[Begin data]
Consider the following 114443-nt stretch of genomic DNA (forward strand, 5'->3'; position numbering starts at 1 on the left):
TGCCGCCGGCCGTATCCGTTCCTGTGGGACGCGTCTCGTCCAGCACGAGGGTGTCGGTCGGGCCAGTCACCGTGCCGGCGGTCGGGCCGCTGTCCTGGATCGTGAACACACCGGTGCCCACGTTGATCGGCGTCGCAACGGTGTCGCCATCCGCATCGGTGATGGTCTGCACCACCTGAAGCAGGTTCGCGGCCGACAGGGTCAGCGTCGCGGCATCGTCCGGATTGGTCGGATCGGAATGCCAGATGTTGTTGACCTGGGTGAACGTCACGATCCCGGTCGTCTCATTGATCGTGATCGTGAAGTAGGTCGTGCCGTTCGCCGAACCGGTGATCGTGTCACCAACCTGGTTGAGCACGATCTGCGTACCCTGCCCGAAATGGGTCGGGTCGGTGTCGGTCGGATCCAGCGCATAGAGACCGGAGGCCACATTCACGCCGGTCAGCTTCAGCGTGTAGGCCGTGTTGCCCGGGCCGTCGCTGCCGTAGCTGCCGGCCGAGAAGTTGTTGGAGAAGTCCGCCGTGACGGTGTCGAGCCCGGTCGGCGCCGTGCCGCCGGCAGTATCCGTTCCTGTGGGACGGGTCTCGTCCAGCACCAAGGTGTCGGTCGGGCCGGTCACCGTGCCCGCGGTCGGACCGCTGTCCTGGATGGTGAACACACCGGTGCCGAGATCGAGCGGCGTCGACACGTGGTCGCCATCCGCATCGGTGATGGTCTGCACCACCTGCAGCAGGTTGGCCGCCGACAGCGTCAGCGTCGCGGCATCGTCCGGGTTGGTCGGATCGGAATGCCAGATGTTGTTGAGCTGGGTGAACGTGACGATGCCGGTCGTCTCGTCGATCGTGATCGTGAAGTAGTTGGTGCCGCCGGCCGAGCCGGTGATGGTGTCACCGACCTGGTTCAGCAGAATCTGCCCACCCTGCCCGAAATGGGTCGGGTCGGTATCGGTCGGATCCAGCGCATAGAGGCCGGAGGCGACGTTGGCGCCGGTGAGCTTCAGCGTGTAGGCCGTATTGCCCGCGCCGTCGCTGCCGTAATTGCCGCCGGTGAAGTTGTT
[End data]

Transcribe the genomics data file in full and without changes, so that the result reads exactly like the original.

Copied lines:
Consider the following 114443-nt stretch of genomic DNA (forward strand, 5'->3'; position numbering starts at 1 on the left):
TGCCGCCGGCCGTATCCGTTCCTGTGGGACGCGTCTCGTCCAGCACGAGGGTGTCGGTCGGGCCAGTCACCGTGCCGGCGGTCGGGCCGCTGTCCTGGATCGTGAACACACCGGTGCCCACGTTGATCGGCGTCGCAACGGTGTCGCCATCCGCATCGGTGATGGTCTGCACCACCTGAAGCAGGTTCGCGGCCGACAGGGTCAGCGTCGCGGCATCGTCCGGATTGGTCGGATCGGAATGCCAGATGTTGTTGACCTGGGTGAACGTCACGATCCCGGTCGTCTCATTGATCGTGATCGTGAAGTAGGTCGTGCCGTTCGCCGAACCGGTGATCGTGTCACCAACCTGGTTGAGCACGATCTGCGTACCCTGCCCGAAATGGGTCGGGTCGGTGTCGGTCGGATCCAGCGCATAGAGACCGGAGGCCACATTCACGCCGGTCAGCTTCAGCGTGTAGGCCGTGTTGCCCGGGCCGTCGCTGCCGTAGCTGCCGGCCGAGAAGTTGTTGGAGAAGTCCGCCGTGACGGTGTCGAGCCCGGTCGGCGCCGTGCCGCCGGCAGTATCCGTTCCTGTGGGACGGGTCTCGTCCAGCACCAAGGTGTCGGTCGGGCCGGTCACCGTGCCCGCGGTCGGACCGCTGTCCTGGATGGTGAACACACCGGTGCCGAGATCGAGCGGCGTCGACACGTGGTCGCCATCCGCATCGGTGATGGTCTGCACCACCTGCAGCAGGTTGGCCGCCGACAGCGTCAGCGTCGCGGCATCGTCCGGGTTGGTCGGATCGGAATGCCAGATGTTGTTGAGCTGGGTGAACGTGACGATGCCGGTCGTCTCGTCGATCGTGATCGTGAAGTAGTTGGTGCCGCCGGCCGAGCCGGTGATGGTGTCACCGACCTGGTTCAGCAGAATCTGCCCACCCTGCCCGAAATGGGTCGGGTCGGTATCGGTCGGATCCAGCGCATAGAGGCCGGAGGCGACGTTGGCGCCGGTGAGCTTCAGCGTGTAGGCCGTATTGCCCGCGCCGTCGCTGCCGTAATTGCCGCCGGTGAAGTTGTT